At the gardens they have the new logo of Moselle in the grass! (Photo courtesy of Sarah Bland)

Last week, all of us at GTL went on a field trip to the headquarters of the Department of Moselle in Metz. For other Americans such as myself who aren’t familiar with the term, a department is essentially a political/geographical unit in France that is higher up than a county but smaller than a state. Moselle is slightly larger than the state of Delaware. We were greeted with a lovely welcome from the department, with speeches from the Vice President and the President of the department to us, and also from the president of Georgia Tech Lorraine to the department officials about the great things going on at GTL! The President of Moselle didn’t speak English and had a translator relay his speech to us. It was easy to tell, even in a different language, that he was an excellent public speaker—even without understanding, I was engaged! It was interesting to listen for familiar words in French, and to try to guess which French words corresponded with the English words of the translator.

Some of the main points that I took from the departmental speeches were their words about the many wonderful aspects of Moselle, such as the culture, the food, the business, the history, and much more. They encouraged us to travel around the region and take advantage of these things during our semester in this region of France—a sentiment which, after my fantastic weekend in Metz, I wholeheartedly agreed with!

After the speeches, we moved to the eagerly anticipated and delicious lunch, which consisted of charcuterie plates covered in various meats and cheeses, breads, grapes that looked too perfect to be real (but they were!), and the regional plums, mirabelles.

After lunch, the students split into four groups to visit different sites in Moselle: Jardins Fruitiers de Laquenexy (Fruit Gardens), Chateau Malbrouck (Malbrouck Castle), the Maison Robert Schuman (House of Robert Schuman), and the Musée de la Guerre de 1870 et de l’Annexation (Museum of the War of 1870 and the Annexation). Unfortunately, being in four places at once is not one of my talents, so for some of the locations I didn’t visit, I’ll relay what I’ve heard from other GTL students about their experiences.

The house of Robert Schuman, and the attached museum about his life and role in the formation of the EU.

I visited the Maison Robert Schuman, which is both the house of the French statesman Robert Schuman (not the German piano composer—his name has two n’s) and a museum about his life. He is regarded as the father of the Europe, instrumental to the formation of the European Union after World War II. We toured through his former home and watched a video about his life. When he lived there, he had owned over 8000 books! This seemed to be his only excess, for he chose to live quite simply. At the sight of a piano in his office, I wondered to myself: did Robert Schuman ever play Robert Schumann?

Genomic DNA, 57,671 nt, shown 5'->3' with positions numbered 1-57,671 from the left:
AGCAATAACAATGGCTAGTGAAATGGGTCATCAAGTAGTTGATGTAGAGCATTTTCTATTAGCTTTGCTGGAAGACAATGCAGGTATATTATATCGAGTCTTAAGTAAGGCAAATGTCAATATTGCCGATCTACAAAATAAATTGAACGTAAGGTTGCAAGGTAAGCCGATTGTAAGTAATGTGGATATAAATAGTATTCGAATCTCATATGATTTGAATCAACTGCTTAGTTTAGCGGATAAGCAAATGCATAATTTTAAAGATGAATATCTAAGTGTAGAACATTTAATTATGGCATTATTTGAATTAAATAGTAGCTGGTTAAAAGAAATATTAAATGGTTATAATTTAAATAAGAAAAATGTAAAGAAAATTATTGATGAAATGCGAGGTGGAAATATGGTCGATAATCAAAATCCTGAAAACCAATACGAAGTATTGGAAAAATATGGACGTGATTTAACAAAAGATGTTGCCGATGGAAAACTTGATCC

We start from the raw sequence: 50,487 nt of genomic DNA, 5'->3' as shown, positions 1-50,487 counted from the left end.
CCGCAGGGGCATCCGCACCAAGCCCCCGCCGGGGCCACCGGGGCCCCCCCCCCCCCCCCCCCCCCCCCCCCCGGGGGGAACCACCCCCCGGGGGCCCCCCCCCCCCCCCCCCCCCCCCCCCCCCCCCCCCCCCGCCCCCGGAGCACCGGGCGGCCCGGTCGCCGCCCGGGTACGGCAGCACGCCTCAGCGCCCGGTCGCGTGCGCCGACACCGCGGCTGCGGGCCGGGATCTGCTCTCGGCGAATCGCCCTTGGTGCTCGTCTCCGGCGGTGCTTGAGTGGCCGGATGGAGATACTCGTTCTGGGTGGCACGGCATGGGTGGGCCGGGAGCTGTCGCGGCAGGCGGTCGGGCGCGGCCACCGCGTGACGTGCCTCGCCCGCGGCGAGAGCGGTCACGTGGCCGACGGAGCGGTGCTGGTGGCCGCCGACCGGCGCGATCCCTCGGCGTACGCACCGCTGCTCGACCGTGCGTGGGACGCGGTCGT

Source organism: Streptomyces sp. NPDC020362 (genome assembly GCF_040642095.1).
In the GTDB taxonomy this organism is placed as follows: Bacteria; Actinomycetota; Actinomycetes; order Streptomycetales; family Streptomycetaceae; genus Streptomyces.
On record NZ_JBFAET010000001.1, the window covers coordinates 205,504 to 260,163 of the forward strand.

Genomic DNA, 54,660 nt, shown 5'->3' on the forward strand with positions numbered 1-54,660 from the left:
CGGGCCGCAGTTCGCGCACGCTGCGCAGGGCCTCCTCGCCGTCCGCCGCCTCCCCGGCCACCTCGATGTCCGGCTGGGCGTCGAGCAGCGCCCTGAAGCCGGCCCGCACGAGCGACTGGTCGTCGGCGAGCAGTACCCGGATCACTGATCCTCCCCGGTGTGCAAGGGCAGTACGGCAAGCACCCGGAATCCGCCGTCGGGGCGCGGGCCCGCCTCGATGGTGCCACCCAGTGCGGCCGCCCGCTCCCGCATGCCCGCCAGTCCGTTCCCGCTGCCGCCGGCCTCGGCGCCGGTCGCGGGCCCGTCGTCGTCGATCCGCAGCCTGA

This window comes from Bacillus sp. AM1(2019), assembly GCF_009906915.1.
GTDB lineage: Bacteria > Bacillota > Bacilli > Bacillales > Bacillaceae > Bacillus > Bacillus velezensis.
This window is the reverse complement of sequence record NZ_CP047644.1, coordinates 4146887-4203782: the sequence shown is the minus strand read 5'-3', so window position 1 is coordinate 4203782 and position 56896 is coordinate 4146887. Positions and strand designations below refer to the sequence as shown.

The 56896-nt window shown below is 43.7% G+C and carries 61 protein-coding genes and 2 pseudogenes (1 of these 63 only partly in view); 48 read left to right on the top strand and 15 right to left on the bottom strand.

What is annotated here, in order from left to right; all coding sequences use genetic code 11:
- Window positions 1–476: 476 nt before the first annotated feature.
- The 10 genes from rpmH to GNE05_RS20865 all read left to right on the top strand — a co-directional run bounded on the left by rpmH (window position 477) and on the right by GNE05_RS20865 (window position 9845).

Musée de la Guerre de 1870 et de l’Annexation. (Photo courtesy of Katherine Tighe)

Those who went to the war museum saw relics from the Franco-Prussian war, including uniforms and cannons. They also visited a grave where many soldiers from the war were buried, surrounded by plaques describing the losses in each battalion. The museum also holds pieces of a large panoramic painting from the war, meant to surround a room and make the viewer feel present in the scene.

Part of the panoramic painting in the Musée de la Guerre. (Photo courtesy of Katherine Tighe)

The students who visited the gardens learned about many different kinds of plants and were given 3 minutes to pick as many mirabelles as they possibly could. My friend observed that if they had had as much time as they wanted to pick the fruits, she probably would have grabbed a more reasonable amount and then stopped; but the pressure of the time limit led them to frantically pick an absurd number of mirabelles! (This in turn led to us holding the Mirabelle Olympics back at Lafayette that evening, where the events included catching mirabelles in our mouths, a mirabelle beauty contest, and other equally prestigious activities.)

Unfortunately, I didn’t get the chance to talk to anyone about the Chateau Malbrouck, but I heard that both the castle itself and the view from the walls is wonderful!

In all, our field trip through Moselle was filled with times both fun and educational, and if you’re looking for a beautiful area of France to explore that’s packed with experiences for everyone, look no further! They also have a very cool website where you can learn more, at www.mosl.fr.